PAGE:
Gold Producing Giant Barrick Looking To Diversify Heavily Into Copper

Barrick Gold Corp., the world’s second-largest bullion producer, is looking to diversify the asset base. In a recent development reported by Bloomberg. Barrick, who recently approached First Quantum Minerals and rebuffed with its intention of discussing a potential takeover, has signified a significant shift in focus for the company that has traditionally been rooted in Nevada’s gold veins.

Acting on CEO Mark Bristow long-expressed desire to expand into the copper market, Barrick’s urgency appears to be gaining greater urgency as Barrick’s gold production has dropped to its lowest levels in decades. Its main competitor, Newmont Corp., has recently made a substantial acquisition that puts it far ahead of Barrick in the gold sector.

Bristow’s pursuit of copper is not unique, as mining executives and analysts have been sounding the alarm regarding future copper shortages, projected to begin in the mid-2020s. The demand for copper in electric vehicles, wind and solar farms, and high-voltage cables is expected to rise, creating an opportunity for major mining companies to capitalize on potential price increases.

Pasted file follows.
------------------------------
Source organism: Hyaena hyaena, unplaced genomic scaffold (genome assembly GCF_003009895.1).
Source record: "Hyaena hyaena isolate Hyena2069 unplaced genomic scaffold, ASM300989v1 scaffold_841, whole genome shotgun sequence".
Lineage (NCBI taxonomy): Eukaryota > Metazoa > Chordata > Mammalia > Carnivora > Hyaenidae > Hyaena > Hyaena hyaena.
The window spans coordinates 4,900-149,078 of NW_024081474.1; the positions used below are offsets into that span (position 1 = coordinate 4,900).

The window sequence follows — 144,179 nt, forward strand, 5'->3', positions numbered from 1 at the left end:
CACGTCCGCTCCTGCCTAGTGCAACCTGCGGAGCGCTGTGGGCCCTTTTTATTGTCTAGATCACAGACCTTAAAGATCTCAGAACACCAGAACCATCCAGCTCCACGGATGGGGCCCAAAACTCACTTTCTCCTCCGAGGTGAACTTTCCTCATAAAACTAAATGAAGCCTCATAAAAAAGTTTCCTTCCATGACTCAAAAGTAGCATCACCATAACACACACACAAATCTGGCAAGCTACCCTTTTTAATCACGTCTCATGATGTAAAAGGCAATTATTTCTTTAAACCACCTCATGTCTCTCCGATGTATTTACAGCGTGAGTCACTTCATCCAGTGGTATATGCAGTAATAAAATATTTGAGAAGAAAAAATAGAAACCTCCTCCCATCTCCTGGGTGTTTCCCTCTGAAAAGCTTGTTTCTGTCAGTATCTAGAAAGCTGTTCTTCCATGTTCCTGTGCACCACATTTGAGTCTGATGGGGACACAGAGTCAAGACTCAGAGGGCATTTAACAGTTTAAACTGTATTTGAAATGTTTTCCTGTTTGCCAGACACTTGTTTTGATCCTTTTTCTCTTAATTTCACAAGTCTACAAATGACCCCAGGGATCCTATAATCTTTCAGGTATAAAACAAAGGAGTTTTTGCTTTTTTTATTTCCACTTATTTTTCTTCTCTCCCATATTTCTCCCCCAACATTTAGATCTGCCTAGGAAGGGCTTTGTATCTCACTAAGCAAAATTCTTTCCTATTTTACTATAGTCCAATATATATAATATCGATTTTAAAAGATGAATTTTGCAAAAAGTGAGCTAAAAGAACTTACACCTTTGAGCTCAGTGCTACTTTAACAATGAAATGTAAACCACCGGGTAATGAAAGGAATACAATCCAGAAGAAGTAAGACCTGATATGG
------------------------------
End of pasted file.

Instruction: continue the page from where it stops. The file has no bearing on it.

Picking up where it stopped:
However, Barrick might have an advantage over its competitors. Bristow has shown a willingness to venture into riskier regions where many Western miners are hesitant to invest. With his geological background, the South African executive has established gold mines in the Democratic Republic of Congo, Ivory Coast, and Mali while leading Randgold Resources, a company he founded and later sold to Barrick in 2019.

Barrick’s revival of the Reko Diq project in Pakistan, after resolving a long-standing dispute with the government, exemplifies Bristow’s approach. He has also expressed interest in copper exploration in Zambia and the Congo, with ongoing talks between Barrick and the Congolese government regarding potential projects.

Although Bristow hasn’t made any significant acquisitions since joining Barrick, he has made attempts in the past, including a failed hostile takeover bid for Newmont in 2019 and public consideration of a deal with copper miner Freeport-McMoRan. He has consistently emphasized the importance of organic growth over ill-timed mergers and acquisitions to maintain competitiveness in the industry.

Analysts have highlighted the challenge of reconciling Bristow’s disciplined approach to mergers and acquisitions with the expectation that any deal would require a substantial premium, given the industry’s scramble for copper assets. Notably, BHP Group offered a 49% premium to OZ Minerals’ undisturbed share price for its $6.6 billion acquisition of the Australian copper miner.

Bristow has reiterated that Barrick remains, at its core, a gold company. However, the firm’s gold production has reached its lowest level since 2000, and its shares have declined by 5% this year. Meanwhile, Newmont’s takeover of Newcrest Mining positions it as the world’s leading gold miner. The only metal production that has increased at Barrick since the Randgold merger is copper.

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